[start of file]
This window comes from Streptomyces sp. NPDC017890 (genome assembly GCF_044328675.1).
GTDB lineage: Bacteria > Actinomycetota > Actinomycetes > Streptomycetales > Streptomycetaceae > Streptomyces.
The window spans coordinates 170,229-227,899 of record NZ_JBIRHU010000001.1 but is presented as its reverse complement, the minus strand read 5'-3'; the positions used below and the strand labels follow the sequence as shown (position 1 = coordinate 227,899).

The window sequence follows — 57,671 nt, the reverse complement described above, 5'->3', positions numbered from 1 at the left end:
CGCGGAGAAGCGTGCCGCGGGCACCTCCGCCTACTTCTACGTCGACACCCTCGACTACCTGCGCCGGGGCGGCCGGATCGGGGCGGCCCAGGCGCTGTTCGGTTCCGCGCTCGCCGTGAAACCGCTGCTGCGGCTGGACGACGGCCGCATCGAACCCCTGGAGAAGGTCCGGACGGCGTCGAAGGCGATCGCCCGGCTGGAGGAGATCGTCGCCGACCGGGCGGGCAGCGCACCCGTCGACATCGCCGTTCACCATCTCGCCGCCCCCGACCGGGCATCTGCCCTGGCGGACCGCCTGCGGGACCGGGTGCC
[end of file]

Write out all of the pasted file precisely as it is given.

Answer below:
This window comes from Streptomyces sp. NPDC017890 (genome assembly GCF_044328675.1).
GTDB lineage: Bacteria > Actinomycetota > Actinomycetes > Streptomycetales > Streptomycetaceae > Streptomyces.
The window spans coordinates 170,229-227,899 of record NZ_JBIRHU010000001.1 but is presented as its reverse complement, the minus strand read 5'-3'; the positions used below and the strand labels follow the sequence as shown (position 1 = coordinate 227,899).

The window sequence follows — 57,671 nt, the reverse complement described above, 5'->3', positions numbered from 1 at the left end:
CGCGGAGAAGCGTGCCGCGGGCACCTCCGCCTACTTCTACGTCGACACCCTCGACTACCTGCGCCGGGGCGGCCGGATCGGGGCGGCCCAGGCGCTGTTCGGTTCCGCGCTCGCCGTGAAACCGCTGCTGCGGCTGGACGACGGCCGCATCGAACCCCTGGAGAAGGTCCGGACGGCGTCGAAGGCGATCGCCCGGCTGGAGGAGATCGTCGCCGACCGGGCGGGCAGCGCACCCGTCGACATCGCCGTTCACCATCTCGCCGCCCCCGACCGGGCATCTGCCCTGGCGGACCGCCTGCGGGACCGGGTGCC